A Bird-Brained Story

This is Jessica’s cockatiel, Pilot.

pilot 1

Pilot

Pilot is a female.  Female cockatiels are very stubborn.  They are not as friendly or easy to train as males.  Jess knew this, but Pilot’s soft, pretty colors won in the end.  Even though the pet store said she was hand-raised, it took Jess about six weeks to get her hand tame.  When she got frustrated, I used this analogy to demonstrate Pilot’s position:

You are being kept in a small but comfortable room, and every so often a zombie walks in offering you Cheez-Its.  The zombie isn’t doing anything threatening: it’s just standing there waiting for you to take the crackers.  But it’s a zombie!  Zombies are scary!  You really want Cheez-Its, but you have to get near the scary zombie and take them from its hand.  The zombie walks in and quietly offers you Cheez-Its several times a day.  Man, those Cheez-Its look tasty, but hello!  It’s a frickin’ ZOMBIE!  

My story went on and on, but it did the trick, and I kid you not the next day Pilot let Jess hold her. Now, Jess can give her kisses and scratch her neck (which birds loooove), but Pilot will only tolerate the rest of us.  We can hold her, but if we try any funny business like a skritch she hisses.

A few days ago  I put Pilot on the table where I was working on my laptop so that she could peck around and explore, which tends to make her happy.

Thank you for the popcorn, Zombie.

Thank you for the popcorn, Zombie.

I was scrolling up and down pages with my mouse wheel.  From the corner of my eye I noticed that Pilot was awfully still.

How about a skritch?

How about a skritch?

She was sitting in front of my mouse with her head down, asking for a skritch!

C'mon, Zombie.  It's okay.

C’mon, Zombie. It’s okay.

I realized my finger on the mouse wheel made the same motion as scratching her little neck.  Zombie or not, when you need a skritch you need a skritch.

Zombie!  Wake up!  Scratch right there!

Scratch right there.

I grabbed the camera and held it left-handed, practically wrapping my arm around the thing trying to get a picture.  Jess wasn’t going to believe this.  I needed proof.

Dude!  Do I need to stand on my head?

Do I need to stand on my head, Zombie?! Scratch!

I lifted just one finger off the mouse and stretched it over to her little head.

Aaaaaah!

Aaaaaah!

If I stopped, she’d peck my finger just enough to get my attention, and put her head back down.

pilot 8

That’s the spot.

She’d twist and turn just like a cat, making sure I got all the itchy spots.  Even on her face, which was very brave.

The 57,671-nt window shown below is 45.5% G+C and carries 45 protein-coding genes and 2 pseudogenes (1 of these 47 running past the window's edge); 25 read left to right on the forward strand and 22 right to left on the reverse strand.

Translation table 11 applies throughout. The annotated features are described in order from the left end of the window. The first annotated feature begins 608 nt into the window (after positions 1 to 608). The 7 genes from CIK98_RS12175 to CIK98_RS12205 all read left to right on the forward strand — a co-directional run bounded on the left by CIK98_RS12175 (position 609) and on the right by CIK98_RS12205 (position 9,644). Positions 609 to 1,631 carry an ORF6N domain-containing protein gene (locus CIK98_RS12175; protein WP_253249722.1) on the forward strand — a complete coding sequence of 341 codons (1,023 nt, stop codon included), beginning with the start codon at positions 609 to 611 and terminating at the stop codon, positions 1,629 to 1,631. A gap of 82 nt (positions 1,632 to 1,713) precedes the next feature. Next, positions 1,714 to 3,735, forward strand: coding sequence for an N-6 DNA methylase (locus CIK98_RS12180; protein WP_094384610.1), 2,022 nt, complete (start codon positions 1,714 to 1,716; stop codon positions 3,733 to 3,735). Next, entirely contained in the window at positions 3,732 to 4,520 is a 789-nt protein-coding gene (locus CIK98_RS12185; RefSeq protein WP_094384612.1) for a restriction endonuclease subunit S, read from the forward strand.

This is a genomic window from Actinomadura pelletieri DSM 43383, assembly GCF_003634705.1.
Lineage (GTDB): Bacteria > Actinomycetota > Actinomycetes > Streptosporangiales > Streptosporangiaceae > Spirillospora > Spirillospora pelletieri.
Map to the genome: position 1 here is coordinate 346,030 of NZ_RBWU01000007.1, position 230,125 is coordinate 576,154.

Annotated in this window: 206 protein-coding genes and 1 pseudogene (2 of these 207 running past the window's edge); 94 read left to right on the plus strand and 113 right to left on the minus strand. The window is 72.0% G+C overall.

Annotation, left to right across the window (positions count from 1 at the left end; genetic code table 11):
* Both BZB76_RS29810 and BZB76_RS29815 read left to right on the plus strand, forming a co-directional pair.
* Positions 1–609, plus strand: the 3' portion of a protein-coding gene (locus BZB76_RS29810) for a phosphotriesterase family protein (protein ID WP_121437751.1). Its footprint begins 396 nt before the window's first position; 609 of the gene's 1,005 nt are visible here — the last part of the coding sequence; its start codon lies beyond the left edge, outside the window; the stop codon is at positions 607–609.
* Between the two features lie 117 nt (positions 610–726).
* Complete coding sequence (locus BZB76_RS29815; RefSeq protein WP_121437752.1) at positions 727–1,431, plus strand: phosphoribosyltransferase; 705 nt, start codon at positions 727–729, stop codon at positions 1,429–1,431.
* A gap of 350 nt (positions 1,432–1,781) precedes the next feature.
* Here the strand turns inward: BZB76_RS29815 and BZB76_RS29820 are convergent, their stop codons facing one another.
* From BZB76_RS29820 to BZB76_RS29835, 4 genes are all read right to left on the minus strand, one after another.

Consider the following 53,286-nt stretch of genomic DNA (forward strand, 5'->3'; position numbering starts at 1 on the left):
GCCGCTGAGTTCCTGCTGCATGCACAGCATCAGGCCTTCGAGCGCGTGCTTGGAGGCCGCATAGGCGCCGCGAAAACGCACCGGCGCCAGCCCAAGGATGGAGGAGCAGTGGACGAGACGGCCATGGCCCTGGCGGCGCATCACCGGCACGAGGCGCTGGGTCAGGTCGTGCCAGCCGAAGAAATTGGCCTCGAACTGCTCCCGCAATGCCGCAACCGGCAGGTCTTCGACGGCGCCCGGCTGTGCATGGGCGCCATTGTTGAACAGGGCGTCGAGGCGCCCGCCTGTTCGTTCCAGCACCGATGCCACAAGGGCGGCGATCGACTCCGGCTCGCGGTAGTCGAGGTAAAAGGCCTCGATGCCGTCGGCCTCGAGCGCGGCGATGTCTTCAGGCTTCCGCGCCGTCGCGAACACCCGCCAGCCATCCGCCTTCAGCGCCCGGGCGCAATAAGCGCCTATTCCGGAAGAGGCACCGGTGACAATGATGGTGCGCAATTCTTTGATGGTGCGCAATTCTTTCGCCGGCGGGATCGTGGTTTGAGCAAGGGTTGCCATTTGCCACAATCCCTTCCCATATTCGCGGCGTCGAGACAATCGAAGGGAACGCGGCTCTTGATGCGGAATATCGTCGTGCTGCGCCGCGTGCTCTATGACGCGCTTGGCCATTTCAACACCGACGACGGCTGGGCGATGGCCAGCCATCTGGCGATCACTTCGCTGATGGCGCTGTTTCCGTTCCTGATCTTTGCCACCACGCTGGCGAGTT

It's important to train your zombies properly.

It’s important to train your zombie properly.

Alas, it only lasted a day.  I am back to being ignored and hissed at, which is fine with me.      Less clean-up.  But for one sunny afternoon, I was a bird’s best friend.

 

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A New Talent

No pictures today, but I have a video for you!

I forgot how bad school vacation is for me.  I should have remembered from December, when I got so depressed.  I was looking forward to Spring Break this week because I have been working so hard.  I had plenty of writing to keep my mind occupied, but when the blues creep in I absolutely hate writing.  All that yuck sits among my words like decomposing swamp moss, and I can’t bear to look at them again, much less revise and refine.  I know I need to get over it, but I’m claiming Unskilled Newbie Writer credit.

In the meantime, I read through Celi’s blog and learned a lot about her farm history, which was fun.  Even the sad parts, because those make me feel good, too:  life comes, life goes, life continues and is good.

I also taught myself the cup game thingie…I don’t know what to call it.  *L*  If you saw the movie Pitch Perfect, you know exactly.  It’s not new:  it was in an episode of Full House way back when.  An English singing duet, Lulu and the Lampshades, redid an old song called Miss Me When I’m Gone and added the cup game to it.  The movie Pitch Perfect borrowed it, and now You Tube is rife with covers of it.

So to distract myself one day, I decided to learn it.  When I showed my daughter, Jessica, she learned it, too, along with the song.  She in turn inspired my sister, Michele, to learn the cup-banging part with us.

We wanted to make a video of the three of us showing off our new talent, but Michele, bless her heart, is a solo act.  So she recorded Jess and I instead:

I hope your week was, at the very least, as productive as mine, and that your weekend is happy and restful.

Enter Title Here – Cuz I’m Not Doin’ It

Another frustrating day.  I don’t know if it’s “them” or me, but chocolate, wine, and cake are helping.

It’s them.  It’s definitely them. #$%^ers.

*deep breath, another sip of wine, carry on, calmly*

Today was the first day of school.  It did not go well.  On the bright side, I was finally able to take some new View Club shots:

San Gabriel Mountains, 1-7

San Gabriel Mountains, 1-7

Construction, 1-7

Construction, 1-7

Boone Sculpture Garden, 1-7

Boone Sculpture Garden, 1-7